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The free and open sharing of scientific information, data, and materials is a fundamental ideal underlying the social structure of science. The importance of data sharing is clearly illustrated by the inscription on the statue of Albert Einstein in front of the National Academy of Sciences: "The right to search for truth implies also a duty: one must not conceal any part of what one has recognized to be true." The case presented by Next Wave illustrates the powerful incentives that work to undermine the practice of sharing in science. In this case, protecting one's scientific priority (and that of a student) led to data withholding. However, in withholding data, researchers may unknowingly jeopardize several fundamental characteristics of the scientific enterprise.

This essay is divided into three sections. Initially, we discuss the importance of sharing to three key aspects of science. Then, we present the results of our research into the nature, extent, and consequences of data sharing and withholding in the genetic and the life sciences. Finally, we briefly explore the implications of our research for science policy and practice.

The Importance of Sharing in Science

At least three fundamental characteristics of science are based on data sharing. First, the prompt and widespread dissemination of data about ongoing research is one of the most efficient ways to alert scientists to the availability and comparative potential of new areas of research. Failure to disseminate data promptly and widely may result in fields of research that never reach their maximum potential, either because scientists repeat each others' work unnecessarily or because research opportunities go unexplored. These negative consequences of withholding on scientific progress are clearly illustrated by the Jones-Smith-Montgomery case study provided.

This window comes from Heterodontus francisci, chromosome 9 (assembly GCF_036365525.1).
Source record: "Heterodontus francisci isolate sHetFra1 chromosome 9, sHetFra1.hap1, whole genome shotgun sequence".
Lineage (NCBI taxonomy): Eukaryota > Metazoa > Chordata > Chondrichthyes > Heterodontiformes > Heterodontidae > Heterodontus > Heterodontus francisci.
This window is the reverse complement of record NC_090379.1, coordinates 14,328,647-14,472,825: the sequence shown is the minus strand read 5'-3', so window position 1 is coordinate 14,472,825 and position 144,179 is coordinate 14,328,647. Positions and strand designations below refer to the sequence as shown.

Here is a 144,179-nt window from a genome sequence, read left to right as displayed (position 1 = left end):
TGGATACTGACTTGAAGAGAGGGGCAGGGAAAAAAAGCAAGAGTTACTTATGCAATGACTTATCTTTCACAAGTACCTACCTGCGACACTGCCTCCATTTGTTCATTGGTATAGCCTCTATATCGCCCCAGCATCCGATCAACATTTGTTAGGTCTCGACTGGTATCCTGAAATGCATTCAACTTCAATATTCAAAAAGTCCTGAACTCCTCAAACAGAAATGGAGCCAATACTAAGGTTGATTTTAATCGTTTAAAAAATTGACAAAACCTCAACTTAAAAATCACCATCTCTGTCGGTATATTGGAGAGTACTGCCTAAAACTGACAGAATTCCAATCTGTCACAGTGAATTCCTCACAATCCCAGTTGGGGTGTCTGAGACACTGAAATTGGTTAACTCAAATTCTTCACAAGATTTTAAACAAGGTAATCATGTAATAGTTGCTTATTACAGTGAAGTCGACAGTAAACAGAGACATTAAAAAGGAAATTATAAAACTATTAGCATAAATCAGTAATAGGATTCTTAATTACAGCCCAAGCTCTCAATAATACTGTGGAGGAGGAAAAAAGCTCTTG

Second, data sharing is essential to maintaining the integrity of science. Publications, posters, abstracts, and--increasingly--presentations represent scientists' claims of truth to the scientific community. Often such claims are independently tested and ultimately verified or rejected by other scientists. It is this process of replication, along with peer review, that makes science self-correcting and ensures the accuracy of the scientific record. Data withholding potentially limits this fundamental quality control process when authors refuse to share unique resources (such as Montgomery's Abc1 antibody) necessary to confirm scientific claims.